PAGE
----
Fully Out Singer, Jason Walker, Revs Up the Dance Floor with New Album In 2020
By: Brian Sterling/Special to TRT—
Jason Walker believes the road towards music stardom would have been smoother if he were a straight man or woman. “It’s been tough finding my place,” he admits, “especially coming out as gay long before it was deemed acceptable.”
It’s been fifteen years since he first skyrocketed into the music scene with his debut album, “This Is My Life”, and in that time the Out Music Award winner has landed in the Top Ten on the Billboard dance chart an outstanding eleven times—with five of them at #1! However, the one thing that has eluded him is mainstream stardom. With Jason Walker’s fourth full-length studio album set to release in early 2020—his first in ten years—and the positive buzz, it is receiving from industry insiders who have heard it, he is feeling optimistic that it may happen now or never. “Now or Never” is also the name of the album’s first single.
We spoke with Jason Walker from his New York home.
Q: Your latest single, “Perfect Bitch” is being considered for a Grammy nomination.
Jason Walker: A Grammy win would mean everything to me! I mean, I’ve dreamt, imagined, hoped and prayed for it since I was a child. It would mean respect. To be respected by your peers within this business; respected by other singers and writers, people that I’ve looked up to my whole life is something that I’ve always strived for as well. That’s really what it boils down to.
Q: It came so close to hitting the #1 spot on Billboard, peaking at #2. Were you disappointed?
A: Listen, after you have a number one record, that’s the only place that you wanna be. My last three have gone to number one and I feel extremely blessed by that. With “Perfect Bitch”, the competition was just so intense. We were up against the heaviest hitters like Madonna, Whitney Houston, and Kygo, Sting, Katy Perry … So no, I’m not bummed that it didn’t go to number one because look at the company the song was in.
Q: Do you really feel that coming out has prevented you from reaching your true potential as an artist?
A: I think if I were to come out today, things would be a little easier for me. Queer artists are so much more accepted than they were 15 years ago when I started out. My sexuality was a hindrance at the time. It was seen as taboo.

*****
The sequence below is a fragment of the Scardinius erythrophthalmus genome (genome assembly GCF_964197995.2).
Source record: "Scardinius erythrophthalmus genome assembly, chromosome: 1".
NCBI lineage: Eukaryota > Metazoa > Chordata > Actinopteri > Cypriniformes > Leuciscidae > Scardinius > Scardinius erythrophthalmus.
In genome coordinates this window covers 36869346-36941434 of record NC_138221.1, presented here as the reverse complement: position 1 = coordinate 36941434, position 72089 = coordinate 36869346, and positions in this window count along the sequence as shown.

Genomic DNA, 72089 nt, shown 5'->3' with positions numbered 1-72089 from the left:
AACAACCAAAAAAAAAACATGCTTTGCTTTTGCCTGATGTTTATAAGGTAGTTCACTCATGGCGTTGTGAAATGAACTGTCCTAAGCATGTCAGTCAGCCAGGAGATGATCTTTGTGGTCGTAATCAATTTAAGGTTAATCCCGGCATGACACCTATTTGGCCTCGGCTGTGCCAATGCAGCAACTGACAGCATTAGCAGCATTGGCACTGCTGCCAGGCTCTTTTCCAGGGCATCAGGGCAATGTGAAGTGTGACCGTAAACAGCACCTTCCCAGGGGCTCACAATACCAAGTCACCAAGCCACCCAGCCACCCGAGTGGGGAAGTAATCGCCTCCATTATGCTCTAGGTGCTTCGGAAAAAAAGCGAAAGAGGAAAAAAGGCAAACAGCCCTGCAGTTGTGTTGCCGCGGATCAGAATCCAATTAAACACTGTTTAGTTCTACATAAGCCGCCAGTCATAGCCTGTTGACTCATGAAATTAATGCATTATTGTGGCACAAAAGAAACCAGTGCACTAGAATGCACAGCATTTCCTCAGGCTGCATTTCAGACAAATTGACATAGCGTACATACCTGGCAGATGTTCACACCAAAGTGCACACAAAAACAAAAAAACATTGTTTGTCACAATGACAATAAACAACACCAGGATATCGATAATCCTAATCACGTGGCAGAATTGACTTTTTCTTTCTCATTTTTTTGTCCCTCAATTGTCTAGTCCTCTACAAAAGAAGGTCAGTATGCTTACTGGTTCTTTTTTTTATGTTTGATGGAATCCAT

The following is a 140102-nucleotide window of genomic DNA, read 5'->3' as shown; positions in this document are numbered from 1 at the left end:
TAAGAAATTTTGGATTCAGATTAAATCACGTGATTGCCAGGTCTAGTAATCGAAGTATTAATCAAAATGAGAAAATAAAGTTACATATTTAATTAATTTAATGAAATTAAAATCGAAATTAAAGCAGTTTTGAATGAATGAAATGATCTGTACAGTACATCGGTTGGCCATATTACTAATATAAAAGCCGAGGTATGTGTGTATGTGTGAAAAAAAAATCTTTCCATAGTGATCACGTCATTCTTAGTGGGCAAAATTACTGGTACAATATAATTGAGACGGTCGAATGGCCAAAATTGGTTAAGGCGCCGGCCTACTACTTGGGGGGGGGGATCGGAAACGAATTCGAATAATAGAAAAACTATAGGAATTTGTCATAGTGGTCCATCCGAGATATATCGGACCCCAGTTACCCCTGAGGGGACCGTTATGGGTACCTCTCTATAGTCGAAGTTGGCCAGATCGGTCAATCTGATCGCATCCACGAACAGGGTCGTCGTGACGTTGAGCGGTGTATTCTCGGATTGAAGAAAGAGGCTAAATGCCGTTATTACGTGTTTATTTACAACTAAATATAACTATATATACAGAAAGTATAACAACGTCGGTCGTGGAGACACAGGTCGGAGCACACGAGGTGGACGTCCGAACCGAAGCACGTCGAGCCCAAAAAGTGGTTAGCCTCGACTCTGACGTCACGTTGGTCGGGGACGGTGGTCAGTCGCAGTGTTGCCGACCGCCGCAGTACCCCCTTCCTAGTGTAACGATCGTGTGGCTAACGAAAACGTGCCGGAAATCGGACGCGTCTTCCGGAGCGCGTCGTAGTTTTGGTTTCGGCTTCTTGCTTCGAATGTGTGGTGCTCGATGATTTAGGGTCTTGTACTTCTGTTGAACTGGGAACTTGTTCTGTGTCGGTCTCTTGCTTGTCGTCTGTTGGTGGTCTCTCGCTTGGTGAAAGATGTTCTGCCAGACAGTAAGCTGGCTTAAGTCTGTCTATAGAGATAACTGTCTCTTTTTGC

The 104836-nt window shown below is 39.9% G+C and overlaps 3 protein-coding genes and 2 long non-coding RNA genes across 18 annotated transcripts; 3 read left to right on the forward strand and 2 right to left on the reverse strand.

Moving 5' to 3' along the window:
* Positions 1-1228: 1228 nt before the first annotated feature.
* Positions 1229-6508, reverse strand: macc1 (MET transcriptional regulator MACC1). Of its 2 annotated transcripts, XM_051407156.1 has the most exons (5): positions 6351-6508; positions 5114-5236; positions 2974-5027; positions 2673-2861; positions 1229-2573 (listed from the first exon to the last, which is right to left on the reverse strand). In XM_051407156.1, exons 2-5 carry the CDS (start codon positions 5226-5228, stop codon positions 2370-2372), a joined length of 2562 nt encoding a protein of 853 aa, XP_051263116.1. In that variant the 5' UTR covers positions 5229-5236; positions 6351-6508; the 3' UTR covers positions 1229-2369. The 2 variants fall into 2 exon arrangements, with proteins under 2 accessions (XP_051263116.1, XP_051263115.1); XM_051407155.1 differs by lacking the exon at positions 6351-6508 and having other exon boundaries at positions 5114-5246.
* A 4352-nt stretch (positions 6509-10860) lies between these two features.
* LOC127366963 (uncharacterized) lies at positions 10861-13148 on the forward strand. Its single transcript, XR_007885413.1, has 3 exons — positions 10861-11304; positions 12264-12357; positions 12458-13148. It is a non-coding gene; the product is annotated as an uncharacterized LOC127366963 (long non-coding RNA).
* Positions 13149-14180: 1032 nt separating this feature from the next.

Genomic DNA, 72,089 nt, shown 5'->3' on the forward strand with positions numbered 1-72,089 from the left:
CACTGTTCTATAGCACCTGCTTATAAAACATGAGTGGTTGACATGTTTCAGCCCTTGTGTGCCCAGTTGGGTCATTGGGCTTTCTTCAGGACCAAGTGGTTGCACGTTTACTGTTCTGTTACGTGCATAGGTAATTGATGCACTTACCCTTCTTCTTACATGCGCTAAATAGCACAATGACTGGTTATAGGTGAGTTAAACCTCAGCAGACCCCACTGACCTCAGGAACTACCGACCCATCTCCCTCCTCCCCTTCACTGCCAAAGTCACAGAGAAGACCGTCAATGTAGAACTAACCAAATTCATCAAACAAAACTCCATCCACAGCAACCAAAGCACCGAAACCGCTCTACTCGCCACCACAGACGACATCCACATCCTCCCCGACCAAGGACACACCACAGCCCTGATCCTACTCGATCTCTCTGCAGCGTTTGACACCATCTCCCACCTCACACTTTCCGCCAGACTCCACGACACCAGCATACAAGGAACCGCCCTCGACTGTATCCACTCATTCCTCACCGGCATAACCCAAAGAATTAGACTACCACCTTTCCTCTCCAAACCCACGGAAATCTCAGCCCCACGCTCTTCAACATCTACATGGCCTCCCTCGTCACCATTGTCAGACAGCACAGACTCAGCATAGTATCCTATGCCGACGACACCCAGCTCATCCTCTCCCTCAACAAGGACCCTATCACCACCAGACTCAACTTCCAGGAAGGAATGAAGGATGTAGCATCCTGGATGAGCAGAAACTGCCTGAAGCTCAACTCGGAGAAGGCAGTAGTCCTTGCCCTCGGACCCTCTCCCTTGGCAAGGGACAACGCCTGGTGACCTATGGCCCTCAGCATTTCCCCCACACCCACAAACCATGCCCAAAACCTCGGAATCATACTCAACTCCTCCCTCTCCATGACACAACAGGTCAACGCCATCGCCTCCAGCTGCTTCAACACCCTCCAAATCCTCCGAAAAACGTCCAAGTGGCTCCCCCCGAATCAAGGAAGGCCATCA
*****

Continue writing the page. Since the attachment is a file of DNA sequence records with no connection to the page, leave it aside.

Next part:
Q: Have there been situations in which there have been gatekeepers in music, gay or straight, for whom your sexuality has produced a difficult dynamic?
A: I recall a situation that I’ve never spoken of before. It was nine years ago and I was at the Billboard Dance Music Summit in Las Vegas. At the time, I had a few Top 5 dance records under my belt and even two number ones. I spoke on a panel and I was my usual self but later, I was told that I had made someone feel uncomfortable because I was “too gay.” I was astonished. This was a dance music summit! I told the messenger that I had no intention of altering my personality and that they could politely relay my message to the offended person to f$% off!
Q: Does homophobia still exist in the music industry?
A: Yes, yes and yes. Some people try to mask their homophobia so that they can fit into the mix while others are overtly blatant with how they feel. My opinion is this: if you are in the entertainment world, whether in design or production, you are going to have to deal with gay people. If you can’t show us respect, then you’re in the wrong business. You should be selling tires.
Q: What sort of camaraderie is there between queer artists?
A: Oh, I wish that there was more camaraderie. When I do a show and I see other queer artists in the crowd supporting me, that’s the best feeling. We all have insane schedules so it’s often hard to make someone’s performance but even commenting on social media is really important. We need to be there for each other.
Q: Your next single release will be “Now or Never.” Is that how you’re feeling today?
A: (Laughing) Ever since I moved to New York, it’s been a now or never scenario. Every day. We’ve all got to do something new to progress every day, whether it’s sending an email, making a phone call, or putting pen on paper. We’re all the same with our backs always up against the wall, striving to make the most of our time. The goal is not really about going mainstream. It’s just about being present and reaching as many people as I can.
Q: What is the best thing about being queer in 2019?
A: It’s an exciting time to be queer. We have so much great representation from Billy Porter to Mila Jam, Ari Gold, Coby Koehl, and Laverne Cox. Everyone’s doing their thing, making noise and making waves. We didn’t have that fifteen years ago! It was so much harder. Not to say it’s easy now, but it’s easier than it was. My hope today is that the community comes together more. We need to support every beautiful letter in the LGBTQ community because honestly, we are all we have.